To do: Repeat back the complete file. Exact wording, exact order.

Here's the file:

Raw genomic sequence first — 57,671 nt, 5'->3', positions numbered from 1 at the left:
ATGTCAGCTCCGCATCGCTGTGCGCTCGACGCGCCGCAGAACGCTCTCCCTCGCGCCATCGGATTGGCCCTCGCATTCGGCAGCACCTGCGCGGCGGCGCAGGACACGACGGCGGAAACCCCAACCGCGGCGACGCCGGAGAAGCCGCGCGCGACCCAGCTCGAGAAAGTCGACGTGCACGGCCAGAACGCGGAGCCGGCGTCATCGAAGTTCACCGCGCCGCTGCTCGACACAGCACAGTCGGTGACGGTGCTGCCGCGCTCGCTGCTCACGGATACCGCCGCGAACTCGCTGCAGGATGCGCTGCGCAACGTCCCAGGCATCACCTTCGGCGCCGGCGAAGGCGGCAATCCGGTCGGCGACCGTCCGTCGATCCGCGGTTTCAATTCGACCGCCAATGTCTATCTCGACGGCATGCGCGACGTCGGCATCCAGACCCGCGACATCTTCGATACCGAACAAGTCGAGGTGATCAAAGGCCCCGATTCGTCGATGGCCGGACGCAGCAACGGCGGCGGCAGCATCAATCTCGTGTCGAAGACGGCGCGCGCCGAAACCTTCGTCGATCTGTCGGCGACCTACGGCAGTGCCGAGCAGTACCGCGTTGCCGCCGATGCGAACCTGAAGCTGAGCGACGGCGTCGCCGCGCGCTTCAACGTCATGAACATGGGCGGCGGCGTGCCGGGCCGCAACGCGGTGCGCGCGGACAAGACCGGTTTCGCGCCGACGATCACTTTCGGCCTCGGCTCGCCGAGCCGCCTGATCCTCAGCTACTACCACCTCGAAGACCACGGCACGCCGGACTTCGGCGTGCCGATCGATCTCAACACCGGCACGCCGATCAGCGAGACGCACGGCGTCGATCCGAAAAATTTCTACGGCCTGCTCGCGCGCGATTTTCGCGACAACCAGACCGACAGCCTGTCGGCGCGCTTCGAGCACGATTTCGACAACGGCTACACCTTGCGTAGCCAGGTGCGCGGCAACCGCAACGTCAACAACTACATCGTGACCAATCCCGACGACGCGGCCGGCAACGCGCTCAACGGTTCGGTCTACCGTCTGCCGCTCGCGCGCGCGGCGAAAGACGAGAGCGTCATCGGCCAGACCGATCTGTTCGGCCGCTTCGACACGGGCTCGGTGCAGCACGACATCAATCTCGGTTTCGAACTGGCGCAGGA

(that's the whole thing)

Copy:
Raw genomic sequence first — 57,671 nt, 5'->3', positions numbered from 1 at the left:
ATGTCAGCTCCGCATCGCTGTGCGCTCGACGCGCCGCAGAACGCTCTCCCTCGCGCCATCGGATTGGCCCTCGCATTCGGCAGCACCTGCGCGGCGGCGCAGGACACGACGGCGGAAACCCCAACCGCGGCGACGCCGGAGAAGCCGCGCGCGACCCAGCTCGAGAAAGTCGACGTGCACGGCCAGAACGCGGAGCCGGCGTCATCGAAGTTCACCGCGCCGCTGCTCGACACAGCACAGTCGGTGACGGTGCTGCCGCGCTCGCTGCTCACGGATACCGCCGCGAACTCGCTGCAGGATGCGCTGCGCAACGTCCCAGGCATCACCTTCGGCGCCGGCGAAGGCGGCAATCCGGTCGGCGACCGTCCGTCGATCCGCGGTTTCAATTCGACCGCCAATGTCTATCTCGACGGCATGCGCGACGTCGGCATCCAGACCCGCGACATCTTCGATACCGAACAAGTCGAGGTGATCAAAGGCCCCGATTCGTCGATGGCCGGACGCAGCAACGGCGGCGGCAGCATCAATCTCGTGTCGAAGACGGCGCGCGCCGAAACCTTCGTCGATCTGTCGGCGACCTACGGCAGTGCCGAGCAGTACCGCGTTGCCGCCGATGCGAACCTGAAGCTGAGCGACGGCGTCGCCGCGCGCTTCAACGTCATGAACATGGGCGGCGGCGTGCCGGGCCGCAACGCGGTGCGCGCGGACAAGACCGGTTTCGCGCCGACGATCACTTTCGGCCTCGGCTCGCCGAGCCGCCTGATCCTCAGCTACTACCACCTCGAAGACCACGGCACGCCGGACTTCGGCGTGCCGATCGATCTCAACACCGGCACGCCGATCAGCGAGACGCACGGCGTCGATCCGAAAAATTTCTACGGCCTGCTCGCGCGCGATTTTCGCGACAACCAGACCGACAGCCTGTCGGCGCGCTTCGAGCACGATTTCGACAACGGCTACACCTTGCGTAGCCAGGTGCGCGGCAACCGCAACGTCAACAACTACATCGTGACCAATCCCGACGACGCGGCCGGCAACGCGCTCAACGGTTCGGTCTACCGTCTGCCGCTCGCGCGCGCGGCGAAAGACGAGAGCGTCATCGGCCAGACCGATCTGTTCGGCCGCTTCGACACGGGCTCGGTGCAGCACGACATCAATCTCGGTTTCGAACTGGCGCAGGA